Tuesday, December 8, 2015
Film Review: Christmas in July
Comedy filmmaking legend Preston Sturges gives movie audiences an early Christmas gift with his comedy "Christmas in July" (1940).
"Christmas in July" is a comedy which would have been much more socially meaningful if it was released around five years earlier, sometime in 1935 or at least during the heights of the "Great Depression".
Mr. Sturges' story revolves around an office worker, Jimmy MacDonald (Dick Powell), who has entered in the Maxford House coffee slogan contest. Jimmy and his girlfriend, Betty (Ellen Drew) are like so many other working class couples struggling to survive. They love each other but Jimmy perfectly explains, you can't get married when you don't have money. Love and marriage is a rich man's game. Poor people can't afford such luxuries in life. But, if Jimmy can win this contest, which has a first place prize of $25,000 Jimmy will be able to marry Betty and together they can live the life they always wanted, happily.
Jimmy firmly believes he will win the Maxford House contest with his slogan "If you can't sleep at night, it's not the coffee, it's the bunk". The way Jimmy figures it, each contest he has entered in and lost only doubles his chances for the next contest. So, according the Jimmy's logical, the law of average has to work in his favor. He has entered so many contest and lost now is his time to win.
Audiences during the "Great Depression" would have been able to perfectly relate to such a story. Get rich quick schemes were all people had to get them through the financial hard times they faced. When you have nothing in life, all you have are your hopes and dreams and the belief one day your ship will come in. The bad times can't life forever, right?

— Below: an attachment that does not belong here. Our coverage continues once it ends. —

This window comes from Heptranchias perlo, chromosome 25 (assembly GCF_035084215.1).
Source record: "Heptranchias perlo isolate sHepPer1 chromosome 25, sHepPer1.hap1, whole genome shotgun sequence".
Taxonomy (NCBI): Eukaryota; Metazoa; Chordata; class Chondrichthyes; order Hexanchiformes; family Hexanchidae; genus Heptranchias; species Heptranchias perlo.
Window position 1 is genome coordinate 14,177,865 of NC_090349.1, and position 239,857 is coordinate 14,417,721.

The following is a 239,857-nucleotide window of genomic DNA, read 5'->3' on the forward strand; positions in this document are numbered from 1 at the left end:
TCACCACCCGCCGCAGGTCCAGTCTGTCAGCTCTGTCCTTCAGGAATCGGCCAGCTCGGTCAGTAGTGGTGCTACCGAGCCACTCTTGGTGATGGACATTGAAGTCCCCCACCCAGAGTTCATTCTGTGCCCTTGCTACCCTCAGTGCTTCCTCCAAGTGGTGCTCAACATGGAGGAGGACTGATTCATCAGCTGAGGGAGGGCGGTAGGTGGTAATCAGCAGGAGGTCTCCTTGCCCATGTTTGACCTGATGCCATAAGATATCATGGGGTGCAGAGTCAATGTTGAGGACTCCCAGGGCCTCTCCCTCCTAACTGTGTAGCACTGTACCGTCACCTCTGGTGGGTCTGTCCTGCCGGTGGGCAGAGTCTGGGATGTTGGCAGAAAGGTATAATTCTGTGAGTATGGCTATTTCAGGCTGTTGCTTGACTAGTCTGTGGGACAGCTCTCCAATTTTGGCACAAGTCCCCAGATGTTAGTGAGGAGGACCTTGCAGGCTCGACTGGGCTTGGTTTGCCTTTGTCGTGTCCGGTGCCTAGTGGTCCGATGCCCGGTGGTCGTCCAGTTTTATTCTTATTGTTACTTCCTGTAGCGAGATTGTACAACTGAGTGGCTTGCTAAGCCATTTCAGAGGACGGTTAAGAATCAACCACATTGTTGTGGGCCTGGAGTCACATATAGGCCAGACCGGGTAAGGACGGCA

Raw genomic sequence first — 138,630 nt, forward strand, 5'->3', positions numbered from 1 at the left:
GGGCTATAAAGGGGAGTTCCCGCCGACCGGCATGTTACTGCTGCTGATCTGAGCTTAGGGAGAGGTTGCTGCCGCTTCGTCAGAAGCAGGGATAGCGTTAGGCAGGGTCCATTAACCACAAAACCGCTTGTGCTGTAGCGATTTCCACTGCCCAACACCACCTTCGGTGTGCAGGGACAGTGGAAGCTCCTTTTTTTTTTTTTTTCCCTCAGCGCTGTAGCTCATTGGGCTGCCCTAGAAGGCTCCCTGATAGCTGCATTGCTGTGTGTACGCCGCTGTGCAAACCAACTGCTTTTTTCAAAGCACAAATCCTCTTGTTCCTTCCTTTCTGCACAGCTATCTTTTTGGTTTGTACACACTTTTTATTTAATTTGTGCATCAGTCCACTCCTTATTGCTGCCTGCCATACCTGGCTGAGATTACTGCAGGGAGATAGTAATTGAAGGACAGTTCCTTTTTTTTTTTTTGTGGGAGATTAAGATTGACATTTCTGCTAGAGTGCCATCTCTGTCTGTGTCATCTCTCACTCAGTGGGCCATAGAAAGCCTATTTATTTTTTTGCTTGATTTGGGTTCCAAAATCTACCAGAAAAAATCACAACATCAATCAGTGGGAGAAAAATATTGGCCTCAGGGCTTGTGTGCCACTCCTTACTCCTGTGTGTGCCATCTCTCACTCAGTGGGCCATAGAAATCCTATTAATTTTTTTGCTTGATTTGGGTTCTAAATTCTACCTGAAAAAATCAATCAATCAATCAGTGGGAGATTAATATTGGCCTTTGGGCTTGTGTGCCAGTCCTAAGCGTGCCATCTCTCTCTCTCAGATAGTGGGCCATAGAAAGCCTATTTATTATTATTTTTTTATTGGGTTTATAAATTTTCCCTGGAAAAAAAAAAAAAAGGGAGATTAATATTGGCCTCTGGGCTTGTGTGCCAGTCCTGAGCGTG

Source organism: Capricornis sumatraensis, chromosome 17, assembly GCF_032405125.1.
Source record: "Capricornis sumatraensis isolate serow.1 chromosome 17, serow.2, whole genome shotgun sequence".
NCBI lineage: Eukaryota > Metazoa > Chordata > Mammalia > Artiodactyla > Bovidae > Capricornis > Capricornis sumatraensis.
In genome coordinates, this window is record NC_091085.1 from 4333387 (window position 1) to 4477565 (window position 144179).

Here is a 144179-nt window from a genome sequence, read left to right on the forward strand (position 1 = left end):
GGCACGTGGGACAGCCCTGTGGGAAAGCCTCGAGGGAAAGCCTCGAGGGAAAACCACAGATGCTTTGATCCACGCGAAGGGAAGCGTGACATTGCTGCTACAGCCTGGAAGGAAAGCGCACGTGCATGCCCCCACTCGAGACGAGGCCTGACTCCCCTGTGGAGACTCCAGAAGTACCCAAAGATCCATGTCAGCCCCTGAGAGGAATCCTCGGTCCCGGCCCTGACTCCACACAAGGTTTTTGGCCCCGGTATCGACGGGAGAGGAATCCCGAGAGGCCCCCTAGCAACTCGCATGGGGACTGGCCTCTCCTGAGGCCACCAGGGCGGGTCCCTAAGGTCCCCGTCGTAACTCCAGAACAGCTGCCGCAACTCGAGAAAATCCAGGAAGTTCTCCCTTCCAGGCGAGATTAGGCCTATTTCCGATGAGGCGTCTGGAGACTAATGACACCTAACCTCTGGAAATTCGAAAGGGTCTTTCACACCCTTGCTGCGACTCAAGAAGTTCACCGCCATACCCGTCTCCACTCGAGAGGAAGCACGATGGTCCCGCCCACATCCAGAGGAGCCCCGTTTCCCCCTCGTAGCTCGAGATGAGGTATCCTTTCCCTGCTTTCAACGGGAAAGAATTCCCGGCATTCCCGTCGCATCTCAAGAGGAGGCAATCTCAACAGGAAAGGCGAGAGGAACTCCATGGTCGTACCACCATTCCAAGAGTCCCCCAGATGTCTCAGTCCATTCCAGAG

Preston Sturges' "Christmas in July" though was released in 1940. Times weren't as hard as they were in 1929 or 1932. In 1940 America wasn't involved in World War II either, however there is a brief acknowledgement of war in Europe. "Christmas in July" is a movie caught between two historic moments in history and as such feels a little out of place. That is why "Christmas in July" should have been released during the 1930s.
"Christmas in July" was based on a play Mr. Sturges wrote in 1931 called "A Cup of Coffee", which was one of the original working titles of the movie. Unfortunately it took so many years for Mr. Sturges to bring his story to the screen. "Christmas in July" was the second movie Mr. Sturges directed.
In addition to its "Great Depression" era sensibilities "Christmas in July" also takes jabs at advertising and the idea people don't really know what is a good idea or a bad idea. One of Jimmy's problems is he feels society views him as "a nobody". He has no value as a person because society has not told him he is worth something. A way to prove his worth is to win a contest. By winning a contest it proves someone else thinks Jimmy has good ideas which validates him as a person.
This leads to a funny sequence where someone explains to Jimmy they aren't sure if his ideas are good but if Maxford House selects his slogan, then it must mean Jimmy has good ideas. Which proves the point, the general public has no idea what is good whether it is good food, good music, good movies, nice clothes. The only way people have any idea if something is good or not is if they are told so by someone. If someone on television tells you something is good you believe it. Why? Because you were told so on TV. I don't know how many times I will talk to someone about movies and all they do is quote whatever they read a movie critic (sheep) write. I don't know how many times I'll talk politics with someone and all they do is repeat what they have on TV or read in a newspaper.